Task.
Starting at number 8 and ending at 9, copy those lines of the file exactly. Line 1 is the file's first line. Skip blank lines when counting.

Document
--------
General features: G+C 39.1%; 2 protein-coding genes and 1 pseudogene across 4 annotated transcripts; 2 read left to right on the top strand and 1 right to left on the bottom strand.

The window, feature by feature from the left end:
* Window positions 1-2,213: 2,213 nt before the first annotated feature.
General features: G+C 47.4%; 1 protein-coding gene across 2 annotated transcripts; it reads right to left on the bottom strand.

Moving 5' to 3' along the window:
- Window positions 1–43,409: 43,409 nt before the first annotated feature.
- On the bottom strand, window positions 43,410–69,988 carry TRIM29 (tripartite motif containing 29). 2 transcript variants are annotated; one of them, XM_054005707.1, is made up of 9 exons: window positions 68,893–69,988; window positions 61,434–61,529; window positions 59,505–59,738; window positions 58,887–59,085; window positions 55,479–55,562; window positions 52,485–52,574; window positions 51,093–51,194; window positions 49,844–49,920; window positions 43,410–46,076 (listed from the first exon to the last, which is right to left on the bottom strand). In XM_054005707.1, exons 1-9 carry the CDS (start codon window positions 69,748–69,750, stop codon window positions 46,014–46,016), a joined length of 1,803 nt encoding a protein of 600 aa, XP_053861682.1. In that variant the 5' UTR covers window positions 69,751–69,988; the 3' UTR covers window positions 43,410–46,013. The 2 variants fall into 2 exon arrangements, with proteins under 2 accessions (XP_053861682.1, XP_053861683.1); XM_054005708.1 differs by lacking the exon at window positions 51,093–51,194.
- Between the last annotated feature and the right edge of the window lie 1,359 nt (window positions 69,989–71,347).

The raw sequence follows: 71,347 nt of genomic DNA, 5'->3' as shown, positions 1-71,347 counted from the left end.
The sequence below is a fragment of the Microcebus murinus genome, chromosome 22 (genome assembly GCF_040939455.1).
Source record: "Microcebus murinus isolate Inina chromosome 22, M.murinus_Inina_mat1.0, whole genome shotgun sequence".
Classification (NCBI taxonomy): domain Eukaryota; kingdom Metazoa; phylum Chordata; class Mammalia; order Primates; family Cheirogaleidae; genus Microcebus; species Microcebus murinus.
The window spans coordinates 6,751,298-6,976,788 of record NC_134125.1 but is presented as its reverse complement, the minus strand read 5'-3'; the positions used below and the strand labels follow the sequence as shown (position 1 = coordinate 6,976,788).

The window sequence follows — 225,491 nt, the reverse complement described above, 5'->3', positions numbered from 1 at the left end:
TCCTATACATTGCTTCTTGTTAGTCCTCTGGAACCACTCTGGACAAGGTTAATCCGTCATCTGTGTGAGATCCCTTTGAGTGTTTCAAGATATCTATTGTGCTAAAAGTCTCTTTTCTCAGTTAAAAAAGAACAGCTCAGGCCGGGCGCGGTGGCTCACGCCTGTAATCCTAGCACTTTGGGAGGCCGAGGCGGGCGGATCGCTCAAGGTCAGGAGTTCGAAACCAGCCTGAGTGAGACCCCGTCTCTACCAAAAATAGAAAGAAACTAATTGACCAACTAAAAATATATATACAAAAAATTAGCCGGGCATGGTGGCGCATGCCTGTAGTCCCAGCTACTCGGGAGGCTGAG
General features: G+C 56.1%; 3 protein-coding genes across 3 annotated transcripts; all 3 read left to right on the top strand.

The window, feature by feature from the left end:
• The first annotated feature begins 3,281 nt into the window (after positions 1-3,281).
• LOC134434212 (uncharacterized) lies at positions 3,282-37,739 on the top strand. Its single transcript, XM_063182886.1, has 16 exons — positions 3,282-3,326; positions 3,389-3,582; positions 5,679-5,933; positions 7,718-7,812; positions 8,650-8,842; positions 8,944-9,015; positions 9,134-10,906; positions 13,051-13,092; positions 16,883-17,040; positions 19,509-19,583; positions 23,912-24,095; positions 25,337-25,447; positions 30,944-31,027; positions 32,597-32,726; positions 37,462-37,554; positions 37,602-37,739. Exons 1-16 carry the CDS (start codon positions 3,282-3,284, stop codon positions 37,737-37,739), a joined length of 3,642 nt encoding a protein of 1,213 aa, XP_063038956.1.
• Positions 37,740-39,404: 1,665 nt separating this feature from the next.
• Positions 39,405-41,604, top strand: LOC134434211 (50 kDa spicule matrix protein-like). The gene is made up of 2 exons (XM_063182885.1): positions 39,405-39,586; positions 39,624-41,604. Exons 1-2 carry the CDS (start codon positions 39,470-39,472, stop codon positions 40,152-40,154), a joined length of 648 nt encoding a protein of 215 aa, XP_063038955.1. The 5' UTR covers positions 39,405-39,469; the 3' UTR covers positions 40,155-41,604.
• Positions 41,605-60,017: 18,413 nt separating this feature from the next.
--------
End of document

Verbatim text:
- Between the last annotated feature and the right edge of the window lie 1,359 nt (window positions 69,989–71,347).

The raw sequence follows: 71,347 nt of genomic DNA, 5'->3' as shown, positions 1-71,347 counted from the left end.